Intersex rights in Malta

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Intersex rights in Malta
EU-Malta.svg
Location of Malta (dark green)

– in Europe (light green & dark grey)
– in the European Union (light green)  –  [Legend]

Protection of physical integrity and bodily autonomyYes
Protection from discriminationYes
Access to identification documentsYes
Access to same rights as other men and womenYes
Changing M/F sex classificationsYes
Third gender or sex classificationsYes
MarriageYes

Intersex rights in Malta since 2015 are among the most progressive in the world. Intersex children in Malta have world-first protections from non-consensual cosmetic medical interventions, following the passing into law of the Gender Identity, Gender Expression and Sex Characteristics Act in 2015. All Maltese intersex persons have protection from discrimination. Individuals who seek it can access to simple administrative methods of changing sex assignment, with binary and non-binary forms of identification available.

History[edit]

Medieval[edit]

A 12th-century canon law collection known as the Decretum Gratiani states that "Whether an hermaphrodite may witness a testament, depends on which sex prevails" (Hermafroditus an ad testamentum adhiberi possit, qualitas sexus incalescentis ostendit).[1][2]

Early modern period[edit]

In a court case heard at the Castellania in 1774 during the Order of St John in Malta, 17-year-old Rosa Mifsud from Luqa, later described in clinical literature as a "pseudo-hermaphrodite", petitioned for a change in sex classification from female.[3][4] Two clinicians were appointed by the court to perform an examination. They found that "the male sex is the dominant one".[4] The examiners were the Physician-in-Chief and a senior surgeon, both working at the Sacra Infermeria.[4] The Grandmaster himself took the final decision for Mifsud to wear male-only clothes from then on.[3]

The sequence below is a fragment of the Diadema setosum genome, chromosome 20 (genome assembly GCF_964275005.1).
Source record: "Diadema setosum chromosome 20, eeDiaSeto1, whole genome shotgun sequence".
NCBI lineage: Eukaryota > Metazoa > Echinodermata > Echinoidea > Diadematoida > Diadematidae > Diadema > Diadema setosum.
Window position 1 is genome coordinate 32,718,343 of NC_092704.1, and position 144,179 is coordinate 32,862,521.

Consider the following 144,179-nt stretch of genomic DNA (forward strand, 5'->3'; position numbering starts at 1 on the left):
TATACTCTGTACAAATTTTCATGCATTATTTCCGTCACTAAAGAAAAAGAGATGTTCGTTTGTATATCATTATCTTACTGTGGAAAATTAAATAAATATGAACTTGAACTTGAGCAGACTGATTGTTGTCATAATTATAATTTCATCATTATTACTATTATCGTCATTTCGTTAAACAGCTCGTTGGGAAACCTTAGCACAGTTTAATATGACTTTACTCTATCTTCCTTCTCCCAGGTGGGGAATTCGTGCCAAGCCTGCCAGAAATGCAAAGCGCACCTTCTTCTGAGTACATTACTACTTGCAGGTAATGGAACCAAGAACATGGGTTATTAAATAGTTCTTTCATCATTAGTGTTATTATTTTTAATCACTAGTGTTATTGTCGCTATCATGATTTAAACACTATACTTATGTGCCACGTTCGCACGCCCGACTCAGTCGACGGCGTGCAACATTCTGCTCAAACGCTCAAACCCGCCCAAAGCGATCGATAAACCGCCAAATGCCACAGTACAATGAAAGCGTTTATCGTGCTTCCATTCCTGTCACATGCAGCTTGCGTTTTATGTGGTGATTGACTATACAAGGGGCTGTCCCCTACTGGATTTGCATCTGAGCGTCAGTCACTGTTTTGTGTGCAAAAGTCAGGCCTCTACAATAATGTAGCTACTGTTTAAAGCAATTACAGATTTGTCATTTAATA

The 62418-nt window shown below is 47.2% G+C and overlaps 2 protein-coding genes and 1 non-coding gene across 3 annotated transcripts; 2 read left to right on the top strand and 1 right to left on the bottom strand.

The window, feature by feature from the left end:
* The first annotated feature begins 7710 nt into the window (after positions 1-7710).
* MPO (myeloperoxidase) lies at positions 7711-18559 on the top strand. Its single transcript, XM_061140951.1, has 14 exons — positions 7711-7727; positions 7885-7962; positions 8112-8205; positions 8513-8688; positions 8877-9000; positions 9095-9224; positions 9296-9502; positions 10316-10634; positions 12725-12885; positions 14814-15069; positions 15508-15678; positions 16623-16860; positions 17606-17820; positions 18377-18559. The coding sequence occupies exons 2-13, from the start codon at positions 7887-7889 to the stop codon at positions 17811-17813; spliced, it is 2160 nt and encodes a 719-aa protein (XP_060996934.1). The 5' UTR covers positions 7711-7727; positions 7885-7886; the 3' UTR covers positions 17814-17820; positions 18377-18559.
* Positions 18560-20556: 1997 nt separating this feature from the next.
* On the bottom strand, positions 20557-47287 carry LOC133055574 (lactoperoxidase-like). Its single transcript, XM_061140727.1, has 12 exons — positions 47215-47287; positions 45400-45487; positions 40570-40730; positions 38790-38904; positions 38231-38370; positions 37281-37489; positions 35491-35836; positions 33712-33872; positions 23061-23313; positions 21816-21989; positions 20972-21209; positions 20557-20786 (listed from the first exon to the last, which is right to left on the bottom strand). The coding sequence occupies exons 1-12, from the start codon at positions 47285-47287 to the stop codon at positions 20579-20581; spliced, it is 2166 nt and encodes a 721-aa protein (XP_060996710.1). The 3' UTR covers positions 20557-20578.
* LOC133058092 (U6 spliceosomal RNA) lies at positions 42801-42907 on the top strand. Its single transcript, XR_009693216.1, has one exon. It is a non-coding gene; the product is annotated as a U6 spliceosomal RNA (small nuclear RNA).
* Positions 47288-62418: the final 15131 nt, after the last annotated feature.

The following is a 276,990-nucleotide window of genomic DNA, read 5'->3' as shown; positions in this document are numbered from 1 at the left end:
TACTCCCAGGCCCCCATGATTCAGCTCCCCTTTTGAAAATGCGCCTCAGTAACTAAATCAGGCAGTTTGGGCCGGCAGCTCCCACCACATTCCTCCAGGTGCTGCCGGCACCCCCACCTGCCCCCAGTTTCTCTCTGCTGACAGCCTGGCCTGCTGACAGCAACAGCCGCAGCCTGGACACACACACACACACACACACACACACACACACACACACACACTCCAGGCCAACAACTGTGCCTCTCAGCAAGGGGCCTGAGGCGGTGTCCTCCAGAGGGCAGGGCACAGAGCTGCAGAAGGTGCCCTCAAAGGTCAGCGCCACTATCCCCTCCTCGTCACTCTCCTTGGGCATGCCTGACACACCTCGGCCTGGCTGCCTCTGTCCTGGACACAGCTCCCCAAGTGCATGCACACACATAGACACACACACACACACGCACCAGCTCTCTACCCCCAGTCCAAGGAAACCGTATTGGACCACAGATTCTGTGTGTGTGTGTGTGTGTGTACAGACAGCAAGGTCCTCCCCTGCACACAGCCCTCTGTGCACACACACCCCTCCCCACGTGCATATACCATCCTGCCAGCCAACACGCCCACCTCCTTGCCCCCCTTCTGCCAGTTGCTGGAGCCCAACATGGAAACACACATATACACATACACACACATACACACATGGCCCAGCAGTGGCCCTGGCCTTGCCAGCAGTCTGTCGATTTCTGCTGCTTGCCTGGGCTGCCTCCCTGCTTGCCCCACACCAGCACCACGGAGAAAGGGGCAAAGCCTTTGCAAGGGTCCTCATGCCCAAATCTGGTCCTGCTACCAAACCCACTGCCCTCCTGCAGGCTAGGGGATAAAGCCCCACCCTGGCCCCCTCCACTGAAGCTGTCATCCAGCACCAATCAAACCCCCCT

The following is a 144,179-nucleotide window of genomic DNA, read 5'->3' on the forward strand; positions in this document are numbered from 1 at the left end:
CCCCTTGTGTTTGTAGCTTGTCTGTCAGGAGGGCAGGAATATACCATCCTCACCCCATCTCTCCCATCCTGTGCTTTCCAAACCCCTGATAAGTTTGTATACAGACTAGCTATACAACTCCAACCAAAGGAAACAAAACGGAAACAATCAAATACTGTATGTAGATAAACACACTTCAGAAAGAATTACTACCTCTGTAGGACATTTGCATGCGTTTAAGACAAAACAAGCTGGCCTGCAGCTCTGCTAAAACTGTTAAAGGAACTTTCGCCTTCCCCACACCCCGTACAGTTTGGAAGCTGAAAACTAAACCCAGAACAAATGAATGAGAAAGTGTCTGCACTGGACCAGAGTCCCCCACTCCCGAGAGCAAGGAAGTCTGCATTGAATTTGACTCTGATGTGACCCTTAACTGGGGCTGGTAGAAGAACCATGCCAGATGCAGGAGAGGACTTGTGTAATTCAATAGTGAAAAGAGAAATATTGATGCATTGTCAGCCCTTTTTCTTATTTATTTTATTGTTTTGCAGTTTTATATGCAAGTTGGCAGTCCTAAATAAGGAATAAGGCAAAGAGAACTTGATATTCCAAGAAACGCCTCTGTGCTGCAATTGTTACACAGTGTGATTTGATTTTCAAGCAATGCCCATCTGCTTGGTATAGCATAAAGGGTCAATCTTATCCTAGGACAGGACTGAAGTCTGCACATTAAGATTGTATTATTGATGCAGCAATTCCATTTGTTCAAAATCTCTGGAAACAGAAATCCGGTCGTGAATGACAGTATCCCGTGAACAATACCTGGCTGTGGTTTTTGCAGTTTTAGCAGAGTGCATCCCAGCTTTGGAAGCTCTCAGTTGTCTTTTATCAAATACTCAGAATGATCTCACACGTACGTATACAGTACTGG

Contemporary times[edit]

Participants at the Third International Intersex Forum where the Malta declaration was made, December 2013

In 2013, Malta hosted the third International Intersex Forum in Valletta, where an civil society statement named the Malta declaration was signed. The event was supported by ILGA and ILGA-Europe, and brought together 34 people representing 30 organisations from multiple regions of the world.[5][6] Local representatives Silvan Agius of ILGA-Europe and Ruth Baldacchino of ILGA hosted and co-organized the event. The declaration affirmed the existence of intersex people, and demanded an end to "discrimination against intersex people and to ensure the right of bodily integrity, physical autonomy and self-determination".[7][8][9] Silvan Agius subsequently became human rights policy coordinator at the Ministry for Social Dialogue,[10] and Ruth Baldacchino became co-secretary general of ILGA.[11]

In 2015, Malta adopted world-first protections for intersex people, including protection from non-consensual cosmetic changes to sex characteristics in childhood, and protection from discrimination.[12][13]

Physical integrity and bodily autonomy[edit]

  Legal prohibition of non-consensual medical interventions
  Regulatory suspension of non-consensual medical interventions

In April 2015, Malta passed world-first legislation that protects intersex infants and children from non-consensual medical interventions.[14] The Gender Identity Gender Expression and Sex Characteristics Act recognizes a right to bodily integrity and physical autonomy.[12]